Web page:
Rest easy because you should sleep soundly with your pacemaker.

Can I Soak in the Hot Tub if I Have a Pacemaker?

You have probably seen the signs at resort and community hot tubs warning those with heart issues to use with caution. That is because prolonged soaking in the bubbling hot water (100°F to 104°F is the average temperature of a hot tub) increases the core body temperature, which puts extra stress on the cardiovascular system, including increasing the heart rate, lowering blood pressure, and altering circulation and blood flow. All this can exacerbate existing heart conditions, like hypertension, arrhythmia, coronary artery disease, heart failure, or a history of heart attack.

While using a hot tub, watch for any of these signs or symptoms that your heart could be in distress:

  • Dizziness or lightheadedness (signs of low blood pressure)
  • Shortness of breath
  • Chest pain
  • Rapid or irregular heartbeat

As someone with a heart rhythm disorder and pacing device, pay special attention to any heartbeat or heart rate changes while you are in a hot tub. Increased heat and temperature changes can trigger irregular heartbeats and interfere with your pacemaker’s efforts to regulate your heartbeat.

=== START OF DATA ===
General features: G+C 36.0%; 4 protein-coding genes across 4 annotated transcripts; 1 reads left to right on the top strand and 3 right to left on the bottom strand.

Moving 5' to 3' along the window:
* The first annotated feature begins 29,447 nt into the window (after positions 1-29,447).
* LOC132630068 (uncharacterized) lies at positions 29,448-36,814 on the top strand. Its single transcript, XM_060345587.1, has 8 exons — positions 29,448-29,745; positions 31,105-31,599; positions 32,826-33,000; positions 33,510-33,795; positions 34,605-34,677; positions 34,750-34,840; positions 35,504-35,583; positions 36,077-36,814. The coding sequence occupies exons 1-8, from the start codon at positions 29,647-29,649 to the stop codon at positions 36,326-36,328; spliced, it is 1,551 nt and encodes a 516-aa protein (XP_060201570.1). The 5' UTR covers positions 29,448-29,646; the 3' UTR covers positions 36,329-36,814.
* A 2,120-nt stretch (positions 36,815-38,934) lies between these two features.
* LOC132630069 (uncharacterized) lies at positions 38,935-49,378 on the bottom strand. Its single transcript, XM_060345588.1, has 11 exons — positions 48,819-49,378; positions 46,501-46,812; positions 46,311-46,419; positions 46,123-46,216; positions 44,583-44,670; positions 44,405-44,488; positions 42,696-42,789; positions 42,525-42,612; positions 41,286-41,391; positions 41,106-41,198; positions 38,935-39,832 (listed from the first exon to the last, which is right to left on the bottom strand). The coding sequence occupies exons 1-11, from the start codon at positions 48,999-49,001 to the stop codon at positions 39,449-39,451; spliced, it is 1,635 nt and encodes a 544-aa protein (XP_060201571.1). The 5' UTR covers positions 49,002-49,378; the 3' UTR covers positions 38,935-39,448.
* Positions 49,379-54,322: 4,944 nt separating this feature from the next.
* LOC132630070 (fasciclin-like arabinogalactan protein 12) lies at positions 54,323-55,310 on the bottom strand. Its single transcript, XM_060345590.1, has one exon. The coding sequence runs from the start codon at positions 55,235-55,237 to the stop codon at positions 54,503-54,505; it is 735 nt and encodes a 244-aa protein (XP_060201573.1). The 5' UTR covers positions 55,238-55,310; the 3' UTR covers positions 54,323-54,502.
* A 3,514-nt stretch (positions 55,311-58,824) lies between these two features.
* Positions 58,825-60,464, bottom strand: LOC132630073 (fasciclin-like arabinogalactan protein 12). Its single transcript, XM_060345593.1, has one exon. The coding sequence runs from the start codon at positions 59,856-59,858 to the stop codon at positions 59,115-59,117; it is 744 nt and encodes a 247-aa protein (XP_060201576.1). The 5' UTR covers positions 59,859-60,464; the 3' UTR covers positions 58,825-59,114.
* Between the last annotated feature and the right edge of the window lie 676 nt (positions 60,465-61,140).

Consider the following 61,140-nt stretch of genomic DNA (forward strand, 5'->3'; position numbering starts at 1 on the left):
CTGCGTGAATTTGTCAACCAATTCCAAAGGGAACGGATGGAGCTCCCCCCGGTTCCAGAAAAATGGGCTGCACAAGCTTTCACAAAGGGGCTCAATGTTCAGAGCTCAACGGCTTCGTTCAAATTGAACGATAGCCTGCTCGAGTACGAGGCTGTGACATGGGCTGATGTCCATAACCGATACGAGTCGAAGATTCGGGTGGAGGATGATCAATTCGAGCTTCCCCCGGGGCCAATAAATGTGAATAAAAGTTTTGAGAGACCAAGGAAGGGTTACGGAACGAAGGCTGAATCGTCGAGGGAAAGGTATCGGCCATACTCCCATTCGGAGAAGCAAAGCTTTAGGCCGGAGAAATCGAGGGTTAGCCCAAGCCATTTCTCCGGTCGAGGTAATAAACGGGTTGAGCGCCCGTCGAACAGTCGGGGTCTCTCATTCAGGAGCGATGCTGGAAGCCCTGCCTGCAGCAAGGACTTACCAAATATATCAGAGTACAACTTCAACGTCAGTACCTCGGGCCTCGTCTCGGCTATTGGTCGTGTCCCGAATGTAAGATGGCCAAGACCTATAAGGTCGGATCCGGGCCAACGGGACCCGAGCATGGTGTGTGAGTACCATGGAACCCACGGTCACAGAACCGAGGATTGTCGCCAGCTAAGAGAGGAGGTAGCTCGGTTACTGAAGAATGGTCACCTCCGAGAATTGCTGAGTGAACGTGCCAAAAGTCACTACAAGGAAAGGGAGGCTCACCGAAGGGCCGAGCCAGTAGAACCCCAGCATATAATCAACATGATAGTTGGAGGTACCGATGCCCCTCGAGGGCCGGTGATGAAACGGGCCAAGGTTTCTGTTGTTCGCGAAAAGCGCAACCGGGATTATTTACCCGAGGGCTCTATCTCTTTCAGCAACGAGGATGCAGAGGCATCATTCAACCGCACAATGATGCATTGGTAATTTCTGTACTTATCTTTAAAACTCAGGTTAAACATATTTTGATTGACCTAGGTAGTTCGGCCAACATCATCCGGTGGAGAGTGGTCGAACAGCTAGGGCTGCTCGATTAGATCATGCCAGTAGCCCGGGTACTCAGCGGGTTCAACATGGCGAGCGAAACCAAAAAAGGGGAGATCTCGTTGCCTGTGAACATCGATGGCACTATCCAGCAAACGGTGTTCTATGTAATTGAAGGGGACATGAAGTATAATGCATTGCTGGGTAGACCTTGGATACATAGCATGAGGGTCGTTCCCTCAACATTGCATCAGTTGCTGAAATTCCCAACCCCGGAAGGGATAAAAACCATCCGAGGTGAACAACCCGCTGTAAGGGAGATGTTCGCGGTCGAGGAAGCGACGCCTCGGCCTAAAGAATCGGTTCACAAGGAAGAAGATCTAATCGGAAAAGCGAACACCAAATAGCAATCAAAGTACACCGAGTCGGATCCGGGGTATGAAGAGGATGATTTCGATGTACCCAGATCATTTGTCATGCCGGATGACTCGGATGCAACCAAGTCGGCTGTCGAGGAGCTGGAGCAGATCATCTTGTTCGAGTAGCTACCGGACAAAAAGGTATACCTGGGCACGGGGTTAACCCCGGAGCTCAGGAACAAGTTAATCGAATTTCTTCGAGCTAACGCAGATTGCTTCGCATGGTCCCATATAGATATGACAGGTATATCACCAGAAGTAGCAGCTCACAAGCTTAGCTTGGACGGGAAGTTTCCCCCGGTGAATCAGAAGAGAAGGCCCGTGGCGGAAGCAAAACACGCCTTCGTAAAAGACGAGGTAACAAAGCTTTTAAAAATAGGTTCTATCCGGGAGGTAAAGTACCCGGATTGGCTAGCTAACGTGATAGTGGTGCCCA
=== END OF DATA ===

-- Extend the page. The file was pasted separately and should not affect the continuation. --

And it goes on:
Some pacemaker recipients have reported experiencing “spasms” or tingling sensations while in a hot tub. Changes in heart rate and rhythm and your pacemaker’s efforts to regulate them could create a feeling or sensation of “spasms.” While rare, electrical interference from the hot tub’s electrical system could affect your pacemaker and cause the tingling “spasms.” Also, be mindful of the hot tub’s jets, as allowing them to apply direct pressure at or around your pacemaker site could cause discomfort or even those “spasm” sensations. It is best to avoid the jets at the site of your pacemaker.

You can continue to enjoy a good soak in the hot tub with precautions:

  • Do not soak in the hot tub for more than 10-15 minutes at a time.
  • Keep the water temperature below 100°F.
  • Drink plenty of water to prevent dehydration.
  • Enter and exit the hot tub slowly, as rapid temperature changes can cause your blood pressure to fluctuate.

Is It Still Safe to Use My Household Appliances and Electronics if I Have a Pacemaker?

There is no reason to suddenly fear walking into your kitchen, doing yard work, or going to the barber shop. You can still use your common household appliances and small electronics with a pacemaker. The key is keeping certain devices a “safe distance” away from your pacemaker. That is because on rare occasions, some devices may interfere with your pacemaker’s electronic signals.